vote vote

76

Case 1: All socks are identical (this is what I do in real life by the way).

Pick any two of them to make a pair. Constant time.

Case 2: There are a constant number of combinations (ownership, color, size, texture, etc.).

Use radix sort. This is only linear time since comparison is not required.

Case 3: The number of combinations is not known in advance (general case).

We have to do comparison to check whether two socks come in pair. Pick one of the O(n log n) comparison-based sorting algorithms.

However in real life when the number of socks is relatively small (constant), these theoretically optimal algorithms wouldn't work well. It might take even more time than sequential search, which theoretically requires quadratic time.

vote vote

61

Non-algorithmic answer, yet "efficient" when I do it:

  • step 1) discard all your existing socks

  • step 2) go to Walmart and buy them by packets of 10 - n packet of white and m packets of black. No need for other colors in everyday's life.

Yet times to times, I have to do this again (lost socks, damaged socks, etc.), and I hate to discard perfectly good socks too often (and I wished they kept selling the same socks reference!), so I recently took a different approach.

Algorithmic answer:

Consider than if you draw only one sock for the second stack of socks, as you are doing, your odds of finding the matching sock in a naive search is quite low.

  • So pick up five of them at random, and memorize their shape or their length.

Why five? Usually humans are good are remembering between five and seven different elements in the working memory - a bit like the human equivalent of a RPN stack - five is a safe default.

  • Pick up one from the stack of 2n-5.

  • Now look for a match (visual pattern matching - humans are good at that with a small stack) inside the five you drew, if you don't find one, then add that to your five.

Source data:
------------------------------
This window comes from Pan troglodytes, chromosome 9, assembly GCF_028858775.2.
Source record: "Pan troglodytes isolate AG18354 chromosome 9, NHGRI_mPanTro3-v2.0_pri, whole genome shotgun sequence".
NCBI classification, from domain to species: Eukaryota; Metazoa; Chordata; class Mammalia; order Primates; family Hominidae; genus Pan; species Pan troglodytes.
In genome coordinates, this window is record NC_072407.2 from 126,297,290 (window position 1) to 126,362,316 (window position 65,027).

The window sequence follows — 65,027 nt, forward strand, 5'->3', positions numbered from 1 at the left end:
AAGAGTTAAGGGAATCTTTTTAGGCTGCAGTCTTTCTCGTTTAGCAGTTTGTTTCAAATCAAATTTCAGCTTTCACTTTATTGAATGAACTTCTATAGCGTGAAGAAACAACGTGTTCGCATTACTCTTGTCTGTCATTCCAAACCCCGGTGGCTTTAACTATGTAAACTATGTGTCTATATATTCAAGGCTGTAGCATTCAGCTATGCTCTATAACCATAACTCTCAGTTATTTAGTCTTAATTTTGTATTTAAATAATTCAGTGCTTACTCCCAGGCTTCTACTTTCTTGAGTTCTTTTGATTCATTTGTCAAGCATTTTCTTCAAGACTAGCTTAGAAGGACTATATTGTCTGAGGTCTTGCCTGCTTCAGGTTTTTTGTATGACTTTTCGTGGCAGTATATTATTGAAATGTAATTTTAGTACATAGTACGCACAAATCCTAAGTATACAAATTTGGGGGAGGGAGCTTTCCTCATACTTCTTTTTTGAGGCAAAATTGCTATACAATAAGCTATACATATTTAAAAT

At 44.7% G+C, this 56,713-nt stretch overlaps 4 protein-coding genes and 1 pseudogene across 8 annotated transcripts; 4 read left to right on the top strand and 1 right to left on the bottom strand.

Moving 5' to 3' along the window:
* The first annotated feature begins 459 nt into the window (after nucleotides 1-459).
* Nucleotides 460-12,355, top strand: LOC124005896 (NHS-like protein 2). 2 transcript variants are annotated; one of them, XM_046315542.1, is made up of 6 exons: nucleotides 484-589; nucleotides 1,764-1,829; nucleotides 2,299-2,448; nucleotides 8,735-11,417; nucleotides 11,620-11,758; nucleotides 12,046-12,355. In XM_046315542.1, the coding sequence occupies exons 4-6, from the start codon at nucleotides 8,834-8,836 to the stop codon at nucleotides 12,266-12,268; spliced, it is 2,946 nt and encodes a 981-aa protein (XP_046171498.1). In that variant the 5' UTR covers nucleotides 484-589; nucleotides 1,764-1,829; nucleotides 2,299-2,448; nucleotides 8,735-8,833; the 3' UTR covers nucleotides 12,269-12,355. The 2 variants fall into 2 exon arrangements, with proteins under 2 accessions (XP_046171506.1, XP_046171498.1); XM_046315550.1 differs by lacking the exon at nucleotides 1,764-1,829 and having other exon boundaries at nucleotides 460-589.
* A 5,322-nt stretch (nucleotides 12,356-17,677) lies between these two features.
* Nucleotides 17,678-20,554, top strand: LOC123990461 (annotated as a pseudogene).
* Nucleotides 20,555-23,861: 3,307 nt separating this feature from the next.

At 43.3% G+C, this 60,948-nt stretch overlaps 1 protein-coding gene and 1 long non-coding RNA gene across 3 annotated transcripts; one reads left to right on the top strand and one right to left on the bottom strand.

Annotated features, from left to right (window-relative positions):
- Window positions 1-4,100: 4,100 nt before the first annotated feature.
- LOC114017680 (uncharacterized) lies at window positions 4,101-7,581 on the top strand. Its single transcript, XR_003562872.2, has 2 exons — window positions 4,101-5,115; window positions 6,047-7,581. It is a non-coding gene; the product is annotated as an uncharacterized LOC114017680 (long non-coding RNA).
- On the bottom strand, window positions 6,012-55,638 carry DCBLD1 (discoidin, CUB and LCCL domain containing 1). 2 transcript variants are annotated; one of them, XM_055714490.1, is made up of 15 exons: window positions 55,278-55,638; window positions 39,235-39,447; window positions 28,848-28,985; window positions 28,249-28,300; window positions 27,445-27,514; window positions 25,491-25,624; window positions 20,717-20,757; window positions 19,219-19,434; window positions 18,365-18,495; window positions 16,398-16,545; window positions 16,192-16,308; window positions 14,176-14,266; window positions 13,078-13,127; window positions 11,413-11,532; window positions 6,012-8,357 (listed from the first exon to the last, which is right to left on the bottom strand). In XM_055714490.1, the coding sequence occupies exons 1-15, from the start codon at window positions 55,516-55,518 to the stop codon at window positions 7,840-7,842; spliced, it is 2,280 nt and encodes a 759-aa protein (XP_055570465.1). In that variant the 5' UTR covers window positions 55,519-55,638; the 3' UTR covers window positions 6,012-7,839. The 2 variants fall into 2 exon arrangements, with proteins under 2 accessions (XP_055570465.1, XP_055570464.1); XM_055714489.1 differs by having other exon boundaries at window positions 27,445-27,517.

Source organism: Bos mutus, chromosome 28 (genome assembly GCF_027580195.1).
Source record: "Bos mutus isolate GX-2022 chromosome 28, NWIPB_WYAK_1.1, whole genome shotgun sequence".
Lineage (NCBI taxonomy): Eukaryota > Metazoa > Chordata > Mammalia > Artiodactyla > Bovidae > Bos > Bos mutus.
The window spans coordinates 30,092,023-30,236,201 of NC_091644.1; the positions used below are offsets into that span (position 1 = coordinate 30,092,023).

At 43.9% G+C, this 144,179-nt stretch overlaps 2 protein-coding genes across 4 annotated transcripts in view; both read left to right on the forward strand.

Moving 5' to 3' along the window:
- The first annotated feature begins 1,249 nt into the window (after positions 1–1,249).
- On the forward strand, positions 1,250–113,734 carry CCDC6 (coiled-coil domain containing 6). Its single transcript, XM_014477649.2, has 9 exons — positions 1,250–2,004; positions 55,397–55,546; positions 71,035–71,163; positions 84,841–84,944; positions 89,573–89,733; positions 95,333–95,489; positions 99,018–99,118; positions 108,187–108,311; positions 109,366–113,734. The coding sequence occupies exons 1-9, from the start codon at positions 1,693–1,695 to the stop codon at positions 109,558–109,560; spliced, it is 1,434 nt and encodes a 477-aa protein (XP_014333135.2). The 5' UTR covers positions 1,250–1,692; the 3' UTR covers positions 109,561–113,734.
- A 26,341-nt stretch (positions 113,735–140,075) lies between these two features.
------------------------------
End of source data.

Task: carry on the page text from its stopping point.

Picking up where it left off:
• Keep randomly picking socks from the stack and compare to your 5+1 socks for a match. As your stack grows, it will reduce your performance but raise your odds. Much faster.

Feel free to write down the formula to calculate how many samples you have to draw for a 50% odds of a match. IIRC it's an hypergeometric law.

I do that every morning and rarely need more than three draws - but I have n similar pairs (around 10, give or take the lost ones) of m shaped white socks. Now you can estimate the size of my stack of stocks :-)

BTW, I found that the sum of the transaction costs of sorting all the socks every time I needed a pair were far less than doing it once and binding the socks. A just-in-time works better because then you don't have to bind the socks, and there's also a diminishing marginal return (that is, you keep looking for that two or three socks that when somewhere in the laundry and that you need to finish matching your socks and you lose time on that).

vote vote

60

What I do is that I pick up the first sock and put it down (say, on the edge of the laundry bowl). Then I pick up another sock and check to see if it's the same as the first sock. If it is, I remove them both. If it's not, I put it down next to the first sock. Then I pick up the third sock and compare that to the first two (if they're still there). Etc.

This approach can be fairly easily be implemented in an array, assuming that "removing" socks is an option. Actually, you don't even need to "remove" socks. If you don't need sorting of the socks (see below), then you can just move them around and end up with an array that has all the socks arranged in pairs in the array.

Assuming that the only operation for socks is to compare for equality, this algorithm is basically still an n2 algorithm, though I don't know about the average case (never learned to calculate that).

Sorting, of course improves efficiency, especially in real life where you can easily "insert" a sock between two other socks. In computing the same could be achieved by a tree, but that's extra space. And, of course, we're back at NlogN (or a bit more, if there are several socks that are the same by sorting criteria, but not from the same pair).

Other than that, I cannot think of anything, but this method does seem to be pretty efficient in real life. :)